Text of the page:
Abbott, TEA launch voucher program for students with disabilities

On Oct. 21, Governor Greg Abbott and the Texas Education Agency (TEA) announced a new funding program for students with disabilities that is strikingly similar to previous voucher-like privatization proposals, including “education savings accounts” or ESAs, that have been consistently rejected by Texas lawmakers. The program will enable parents of students with special needs to apply for $1,500 grants for supplemental educational services.

  • The Supplemental Special Education Services program will be funded with $30 million in federal coronavirus relief funding appropriated by Congress through the CARES Act earlier this year.
  • The funds are part of a $307 million federal grant via the Governor’s Emergency Education Relief fund, over which Gov. Greg Abbott has authority with little to no state legislative oversight required.
  • ATPE is criticizing the voucher plan, arguing the COVID-19 relief funds should instead flow more equitably to school districts that already have an obligation under federal law to provide for educational needs, including paying for supplemental services, of students with disabilities.

The new Supplemental Special Education Services (SSES) program is funded by a $30 million allocation from Abbott’s $307 million GEER (Governor’s Emergency Education Relief) fund, which was authorized by Congress through the CARES Act, is administered by the U.S. Department of Education (ED), and is funded with taxpayer dollars. GEER funds can be used on emergency support for K-12 and higher education, as well as support for any other education-related entity in the state the governor deems essential for carrying out emergency educational services to students.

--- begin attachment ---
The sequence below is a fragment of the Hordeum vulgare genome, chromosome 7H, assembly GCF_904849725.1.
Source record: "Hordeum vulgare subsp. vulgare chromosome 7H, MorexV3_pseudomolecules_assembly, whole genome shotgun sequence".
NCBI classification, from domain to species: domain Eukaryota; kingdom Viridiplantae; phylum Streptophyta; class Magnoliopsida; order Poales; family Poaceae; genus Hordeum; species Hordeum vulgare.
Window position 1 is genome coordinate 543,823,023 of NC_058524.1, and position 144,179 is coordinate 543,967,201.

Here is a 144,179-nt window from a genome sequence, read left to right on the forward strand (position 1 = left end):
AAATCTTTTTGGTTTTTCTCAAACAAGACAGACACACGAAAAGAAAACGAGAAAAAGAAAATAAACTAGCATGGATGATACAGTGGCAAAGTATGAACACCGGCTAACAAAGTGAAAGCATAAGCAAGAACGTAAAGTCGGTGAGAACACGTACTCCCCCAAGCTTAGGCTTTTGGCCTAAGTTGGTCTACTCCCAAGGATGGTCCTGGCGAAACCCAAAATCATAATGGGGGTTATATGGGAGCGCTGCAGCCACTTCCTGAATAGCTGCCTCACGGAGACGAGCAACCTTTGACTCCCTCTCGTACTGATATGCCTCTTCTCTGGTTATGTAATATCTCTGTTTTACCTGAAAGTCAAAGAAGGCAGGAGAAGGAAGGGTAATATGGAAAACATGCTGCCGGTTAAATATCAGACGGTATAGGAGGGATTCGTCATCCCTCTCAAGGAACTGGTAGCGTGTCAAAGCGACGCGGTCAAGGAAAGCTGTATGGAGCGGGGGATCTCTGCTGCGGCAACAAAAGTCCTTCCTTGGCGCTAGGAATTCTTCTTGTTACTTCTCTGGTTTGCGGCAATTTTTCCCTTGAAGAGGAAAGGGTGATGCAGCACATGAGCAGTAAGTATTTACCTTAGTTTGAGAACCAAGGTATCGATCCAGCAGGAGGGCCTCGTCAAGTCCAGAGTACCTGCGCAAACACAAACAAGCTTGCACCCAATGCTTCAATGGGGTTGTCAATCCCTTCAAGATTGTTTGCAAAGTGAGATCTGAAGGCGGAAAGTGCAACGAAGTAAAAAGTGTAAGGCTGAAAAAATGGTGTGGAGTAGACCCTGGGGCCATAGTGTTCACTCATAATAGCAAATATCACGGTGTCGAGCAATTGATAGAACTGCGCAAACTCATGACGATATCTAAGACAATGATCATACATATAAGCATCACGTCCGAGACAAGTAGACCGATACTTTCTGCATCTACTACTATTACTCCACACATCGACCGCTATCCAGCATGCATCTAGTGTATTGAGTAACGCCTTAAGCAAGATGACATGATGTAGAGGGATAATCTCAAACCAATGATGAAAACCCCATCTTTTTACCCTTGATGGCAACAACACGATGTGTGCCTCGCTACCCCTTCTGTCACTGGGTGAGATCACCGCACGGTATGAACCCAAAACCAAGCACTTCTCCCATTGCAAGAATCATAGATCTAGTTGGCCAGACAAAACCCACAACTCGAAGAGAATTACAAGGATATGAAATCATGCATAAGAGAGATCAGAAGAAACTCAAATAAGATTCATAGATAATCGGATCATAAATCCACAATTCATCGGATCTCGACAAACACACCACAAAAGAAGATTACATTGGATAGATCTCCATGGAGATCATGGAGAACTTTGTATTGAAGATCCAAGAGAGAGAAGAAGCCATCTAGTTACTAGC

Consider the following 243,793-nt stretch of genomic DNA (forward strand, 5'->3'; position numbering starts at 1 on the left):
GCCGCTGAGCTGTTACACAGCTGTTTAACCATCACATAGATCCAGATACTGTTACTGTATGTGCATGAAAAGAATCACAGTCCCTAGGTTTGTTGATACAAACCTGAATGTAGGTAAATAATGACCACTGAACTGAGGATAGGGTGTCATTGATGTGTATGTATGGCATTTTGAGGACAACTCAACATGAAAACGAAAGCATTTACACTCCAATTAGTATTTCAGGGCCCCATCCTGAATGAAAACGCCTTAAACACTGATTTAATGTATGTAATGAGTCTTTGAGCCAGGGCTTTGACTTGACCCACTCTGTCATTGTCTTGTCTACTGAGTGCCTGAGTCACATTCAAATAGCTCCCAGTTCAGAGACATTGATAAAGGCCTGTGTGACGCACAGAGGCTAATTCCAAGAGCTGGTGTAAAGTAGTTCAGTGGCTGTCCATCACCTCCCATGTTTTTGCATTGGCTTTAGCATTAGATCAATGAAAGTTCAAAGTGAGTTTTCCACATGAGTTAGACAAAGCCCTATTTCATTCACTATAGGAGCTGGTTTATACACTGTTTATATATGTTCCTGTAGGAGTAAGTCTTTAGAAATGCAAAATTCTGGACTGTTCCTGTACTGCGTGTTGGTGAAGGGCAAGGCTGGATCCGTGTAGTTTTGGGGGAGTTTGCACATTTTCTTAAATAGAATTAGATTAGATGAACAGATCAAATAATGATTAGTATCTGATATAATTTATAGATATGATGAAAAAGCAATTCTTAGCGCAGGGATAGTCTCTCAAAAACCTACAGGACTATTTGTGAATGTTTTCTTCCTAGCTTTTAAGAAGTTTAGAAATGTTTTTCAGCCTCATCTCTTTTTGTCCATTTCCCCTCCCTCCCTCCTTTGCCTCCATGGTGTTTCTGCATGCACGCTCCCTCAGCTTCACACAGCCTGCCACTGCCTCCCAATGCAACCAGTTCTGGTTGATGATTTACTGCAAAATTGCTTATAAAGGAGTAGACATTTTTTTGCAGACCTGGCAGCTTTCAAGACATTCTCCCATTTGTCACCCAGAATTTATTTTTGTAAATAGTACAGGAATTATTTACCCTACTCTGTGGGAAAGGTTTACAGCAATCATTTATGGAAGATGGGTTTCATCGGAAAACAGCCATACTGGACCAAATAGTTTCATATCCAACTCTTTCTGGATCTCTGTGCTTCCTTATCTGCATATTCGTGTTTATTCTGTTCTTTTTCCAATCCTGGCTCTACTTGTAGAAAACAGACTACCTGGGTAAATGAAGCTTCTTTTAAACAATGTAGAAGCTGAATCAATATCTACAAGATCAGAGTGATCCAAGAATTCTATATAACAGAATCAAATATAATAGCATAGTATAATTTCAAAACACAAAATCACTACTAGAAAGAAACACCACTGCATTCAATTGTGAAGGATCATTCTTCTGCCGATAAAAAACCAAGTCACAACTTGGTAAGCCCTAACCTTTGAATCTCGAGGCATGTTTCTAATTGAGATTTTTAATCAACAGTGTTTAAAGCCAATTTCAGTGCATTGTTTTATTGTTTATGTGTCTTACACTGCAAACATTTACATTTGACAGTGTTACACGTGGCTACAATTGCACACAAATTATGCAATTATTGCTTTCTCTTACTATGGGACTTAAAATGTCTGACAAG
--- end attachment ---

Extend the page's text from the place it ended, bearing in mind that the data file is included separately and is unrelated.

As we reported here on Teach the Vote in April, the federal GEER funds were designed to be “highly flexible,” according to U.S. Secretary of Education Betsy DeVos, who has been a vocal proponent of federally funded vouchers. The streamlined, 15-page application for the GEER funds was essentially an “agree-sign-submit” format with a short questionnaire on how the state intended to use the funds. No public comment period or state legislative oversight was required. In the certification and agreement that Abbott’s office sent to the Education Department earlier this year, there is no mention of using the GEER funds for vouchers. The state plan instead refers to the most notable GEER fund K-12 expenditures, the Texas Home Learning and Operation Connectivity initiatives.

According to a TEA FAQ document on the new program, the SSES will offer $1,500 in an online account for each eligible student through which “goods and services” can be ordered using the money. Eligible students must have been enrolled in public school since the COVID-19 school closures and have a low-incidence disability. The allowable goods and services include private tutoring, educationally related services and therapies from a licensed or accredited provider, textbooks, curriculum, or other instructional materials, and computer hardware, software, or other technological devices that are used for educational needs. TEA will approve vendors for the online voucher account. Approximately 20,000 students could be served through the $30 million allocation at $1,500 each, though the agency says 59,000 students in Texas are eligible. On its website today, TEA noted that details on how the accounts will work are “coming soon.”